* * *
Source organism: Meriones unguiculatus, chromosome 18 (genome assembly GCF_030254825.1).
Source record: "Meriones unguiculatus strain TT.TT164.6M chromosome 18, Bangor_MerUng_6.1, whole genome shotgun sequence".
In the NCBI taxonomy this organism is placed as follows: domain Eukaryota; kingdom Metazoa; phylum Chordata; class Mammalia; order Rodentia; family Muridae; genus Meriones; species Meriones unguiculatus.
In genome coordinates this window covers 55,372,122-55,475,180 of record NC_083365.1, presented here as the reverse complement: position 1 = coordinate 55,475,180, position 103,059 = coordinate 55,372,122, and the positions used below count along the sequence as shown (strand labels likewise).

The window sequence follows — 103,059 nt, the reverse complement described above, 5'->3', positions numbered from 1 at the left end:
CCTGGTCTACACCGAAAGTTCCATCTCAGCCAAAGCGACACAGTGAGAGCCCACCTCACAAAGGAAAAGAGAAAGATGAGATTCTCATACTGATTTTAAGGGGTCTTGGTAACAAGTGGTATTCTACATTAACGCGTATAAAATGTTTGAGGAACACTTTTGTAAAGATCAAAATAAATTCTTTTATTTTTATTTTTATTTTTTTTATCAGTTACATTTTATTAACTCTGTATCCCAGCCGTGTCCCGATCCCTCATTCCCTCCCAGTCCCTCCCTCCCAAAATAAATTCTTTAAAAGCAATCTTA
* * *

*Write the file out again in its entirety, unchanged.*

Source organism: Meriones unguiculatus, chromosome 18 (genome assembly GCF_030254825.1).
Source record: "Meriones unguiculatus strain TT.TT164.6M chromosome 18, Bangor_MerUng_6.1, whole genome shotgun sequence".
In the NCBI taxonomy this organism is placed as follows: domain Eukaryota; kingdom Metazoa; phylum Chordata; class Mammalia; order Rodentia; family Muridae; genus Meriones; species Meriones unguiculatus.
In genome coordinates this window covers 55,372,122-55,475,180 of record NC_083365.1, presented here as the reverse complement: position 1 = coordinate 55,475,180, position 103,059 = coordinate 55,372,122, and the positions used below count along the sequence as shown (strand labels likewise).

The window sequence follows — 103,059 nt, the reverse complement described above, 5'->3', positions numbered from 1 at the left end:
CCTGGTCTACACCGAAAGTTCCATCTCAGCCAAAGCGACACAGTGAGAGCCCACCTCACAAAGGAAAAGAGAAAGATGAGATTCTCATACTGATTTTAAGGGGTCTTGGTAACAAGTGGTATTCTACATTAACGCGTATAAAATGTTTGAGGAACACTTTTGTAAAGATCAAAATAAATTCTTTTATTTTTATTTTTATTTTTTTTATCAGTTACATTTTATTAACTCTGTATCCCAGCCGTGTCCCGATCCCTCATTCCCTCCCAGTCCCTCCCTCCCAAAATAAATTCTTTAAAAGCAATCTTA